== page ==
Points from the Point: Salvation Edition
By: Bryan Vickroy
When the Minnesota Wild’s season prematurely ended without a playoff appearance, two major milestones occurred for the first time in franchise history: coach Jaques Lemaire retired and owner Craig Leipold declined to pick up GM Doug Risebrough’s contract. These two moves left the franchise in a position to lose the three assets the team had ever had, including Marian Gaborik’s impending free agency. Today the team started the task of building its new identity by hiring Chuck Fletcher as the new general manager. The team plans to officially announce it at a Friday 4:00pm press conference.
During the second period of a mid winter game, after the Wild choked away a three goal lead, after not doing anything at the trade deadline, I texted David Palmer. I told him at that moment the Wild’s season was over. I was right. Risebrough did nothing to help the team offensively, and they failed to score enough down the stretch. I started a campaign calling for the head of Risebrough, which Peter Christian gladly got behind. When I heard Risebrough had finally been ousted, it felt like Christmas.
Fletcher comes over from the Penguins, where he recently served as assistant GM for the last couple years, overseeing the player development and shaping a team that is working towards a second consecutive Stanley Cup berth. Before that he spent four years in Anaheim as director of hockey operations, loading up a minor league system that showed its depth after this year’s trade deadline to beat San Jose and pushed Detroit to the limit. He spent some time as an interim GM in Florida during his early years, cutting his team with a truly disorganized franchise. Fletcher is a Harvard grad, and also brings some marketing experience during a stint working for Hockey Canada.
What does this mean for a team whose player seemed to bristle at the style of play and attitude of management in recent years? Even Lemaire hinted at this during his retirement press conference. Risebrough was seen as passive among the hockey circles, and never seemed willing to strike a deal to help a team that badly needed an injection of offense into the lineup. Injuries and poor play doomed the team this year, although the results wouldn’t have been much different. The style is defense first, and players weren’t given the space to achieve the offensive brilliance that players like Mikko Koivu, Antti Miettinen, and the brittle Marian Gaborik, posses.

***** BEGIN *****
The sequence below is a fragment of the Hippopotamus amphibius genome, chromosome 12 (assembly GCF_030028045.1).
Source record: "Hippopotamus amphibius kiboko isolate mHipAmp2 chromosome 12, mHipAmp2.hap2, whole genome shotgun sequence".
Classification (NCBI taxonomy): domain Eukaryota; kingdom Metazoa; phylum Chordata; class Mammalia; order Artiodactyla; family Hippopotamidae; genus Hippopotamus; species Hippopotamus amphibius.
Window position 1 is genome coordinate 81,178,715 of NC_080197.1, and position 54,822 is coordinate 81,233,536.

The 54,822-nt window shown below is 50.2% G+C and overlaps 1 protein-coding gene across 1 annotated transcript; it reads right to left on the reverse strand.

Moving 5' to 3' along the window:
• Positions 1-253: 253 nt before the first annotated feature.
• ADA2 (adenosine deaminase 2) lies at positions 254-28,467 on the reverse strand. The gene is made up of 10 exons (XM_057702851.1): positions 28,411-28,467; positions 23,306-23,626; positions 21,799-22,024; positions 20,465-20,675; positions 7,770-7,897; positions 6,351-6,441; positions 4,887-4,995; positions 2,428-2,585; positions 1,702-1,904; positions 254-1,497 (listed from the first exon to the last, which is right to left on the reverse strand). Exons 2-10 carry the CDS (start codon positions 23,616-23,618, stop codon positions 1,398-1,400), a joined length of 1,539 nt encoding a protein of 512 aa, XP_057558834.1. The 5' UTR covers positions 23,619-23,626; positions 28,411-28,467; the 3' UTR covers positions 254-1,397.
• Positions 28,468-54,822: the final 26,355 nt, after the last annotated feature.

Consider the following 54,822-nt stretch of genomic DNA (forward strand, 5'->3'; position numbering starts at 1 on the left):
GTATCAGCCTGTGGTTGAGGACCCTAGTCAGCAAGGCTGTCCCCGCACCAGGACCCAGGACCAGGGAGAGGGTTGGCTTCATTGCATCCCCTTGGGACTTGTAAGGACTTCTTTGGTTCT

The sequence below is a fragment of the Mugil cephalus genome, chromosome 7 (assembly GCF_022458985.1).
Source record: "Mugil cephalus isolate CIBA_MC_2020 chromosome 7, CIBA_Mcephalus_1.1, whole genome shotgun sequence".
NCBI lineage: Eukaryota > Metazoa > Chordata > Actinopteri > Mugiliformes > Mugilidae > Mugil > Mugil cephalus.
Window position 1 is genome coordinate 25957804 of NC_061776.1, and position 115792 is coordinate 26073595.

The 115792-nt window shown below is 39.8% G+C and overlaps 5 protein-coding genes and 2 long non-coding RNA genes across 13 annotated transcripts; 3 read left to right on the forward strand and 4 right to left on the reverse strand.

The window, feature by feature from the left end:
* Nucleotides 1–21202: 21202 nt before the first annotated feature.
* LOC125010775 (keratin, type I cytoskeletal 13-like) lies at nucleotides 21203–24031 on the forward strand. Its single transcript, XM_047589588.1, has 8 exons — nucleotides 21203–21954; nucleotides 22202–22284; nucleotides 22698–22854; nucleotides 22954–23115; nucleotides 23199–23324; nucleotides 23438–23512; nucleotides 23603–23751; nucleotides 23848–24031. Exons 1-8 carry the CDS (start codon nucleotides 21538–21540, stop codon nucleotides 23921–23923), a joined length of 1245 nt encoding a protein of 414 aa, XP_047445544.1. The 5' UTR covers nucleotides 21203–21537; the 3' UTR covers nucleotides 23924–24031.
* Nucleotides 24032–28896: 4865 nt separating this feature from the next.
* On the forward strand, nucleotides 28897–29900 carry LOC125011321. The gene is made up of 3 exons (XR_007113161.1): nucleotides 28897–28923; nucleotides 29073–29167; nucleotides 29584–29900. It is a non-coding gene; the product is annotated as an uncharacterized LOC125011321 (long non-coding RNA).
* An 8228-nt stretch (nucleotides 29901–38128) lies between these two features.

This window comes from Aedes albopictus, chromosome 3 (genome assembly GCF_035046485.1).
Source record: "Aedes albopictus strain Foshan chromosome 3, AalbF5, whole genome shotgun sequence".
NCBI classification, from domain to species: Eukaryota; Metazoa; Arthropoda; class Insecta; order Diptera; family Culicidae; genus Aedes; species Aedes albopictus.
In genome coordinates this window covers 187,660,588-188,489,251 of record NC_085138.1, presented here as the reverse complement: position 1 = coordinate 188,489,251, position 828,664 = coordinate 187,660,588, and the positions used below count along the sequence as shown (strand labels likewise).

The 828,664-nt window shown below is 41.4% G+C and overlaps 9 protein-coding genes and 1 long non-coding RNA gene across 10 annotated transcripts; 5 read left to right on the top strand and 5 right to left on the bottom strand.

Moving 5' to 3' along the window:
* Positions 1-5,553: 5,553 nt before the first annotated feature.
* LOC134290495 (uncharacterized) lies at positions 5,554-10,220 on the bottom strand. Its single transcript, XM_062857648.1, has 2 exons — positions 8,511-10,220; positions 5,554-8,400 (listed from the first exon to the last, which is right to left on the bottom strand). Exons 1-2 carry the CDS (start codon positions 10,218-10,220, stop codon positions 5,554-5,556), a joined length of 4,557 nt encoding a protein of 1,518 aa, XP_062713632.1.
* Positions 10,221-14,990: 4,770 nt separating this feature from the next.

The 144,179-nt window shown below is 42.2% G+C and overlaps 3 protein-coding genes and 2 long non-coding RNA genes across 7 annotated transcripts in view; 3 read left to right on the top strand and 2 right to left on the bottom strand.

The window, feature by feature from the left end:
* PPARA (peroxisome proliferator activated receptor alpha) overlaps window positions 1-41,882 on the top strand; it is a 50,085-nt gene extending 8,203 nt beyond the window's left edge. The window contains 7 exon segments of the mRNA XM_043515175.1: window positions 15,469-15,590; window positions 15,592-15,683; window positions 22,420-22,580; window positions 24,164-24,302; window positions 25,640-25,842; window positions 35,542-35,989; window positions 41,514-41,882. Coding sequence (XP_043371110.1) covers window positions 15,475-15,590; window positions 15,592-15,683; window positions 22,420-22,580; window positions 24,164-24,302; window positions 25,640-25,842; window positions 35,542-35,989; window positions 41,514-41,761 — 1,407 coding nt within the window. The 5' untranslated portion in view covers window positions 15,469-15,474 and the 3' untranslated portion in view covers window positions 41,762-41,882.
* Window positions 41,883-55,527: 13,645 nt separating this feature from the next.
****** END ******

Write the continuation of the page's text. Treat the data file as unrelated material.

Fletcher’s first task is to dance with the devil and talk to Gaborik about a new contract. His agent has stated publicly that the new GM would get a shot to resign the oft injured forward before he becomes an unrestricted free agent July 1. For the sake of both, they need to get a deal done, if even for only one year. Gaborik still needs to prove himself and the rest of the league that he can make it through an entire season healthy. The Wild need the scoring punch that Gaborik showed he had in the last couple weeks of the season. Without Gaborik the Wild have little to no scoring left on the team.
A second immediate task of hiring a coach isn’t far behind. The team needs someone who will let them run a little more offensively. The team has speed and shooters, but being bridled with such a heavy defensive scheme hurt many players offensive abilities. A coach who will let them be more creative will greatly help. This roster knows how to play defense, and has stellar goaltending behind it every game. Unfortunately, two coaches who I feel would have been perfect fits (Andy McDonald and John Tortorella) were both hired midseason. I have now fallen behind on of Peter Christian’s movements: Hire Wes Walz as the new coach of the Wild. Walz has been coaching in Tampa since his concussion induced retirement. A friendly face, and teammate of many on the roster, will help keep those core defensive principles together, while allowing the freedom to create goals. Fletcher/Walz ’09 has a good ring to it.
Fletcher is a great hire by Leipold. The 41 year old is the son of Cliff Fletcher, a former hockey exec who ran the Flames and Maple Leafs during Chuck’s youth. He is considered one of the brightest minds in hockey, and will take the foundation that the Team of 18,000 has built.
Keep it real, and as the great woodsman Red Green says, “Keep your stick on the ice.”
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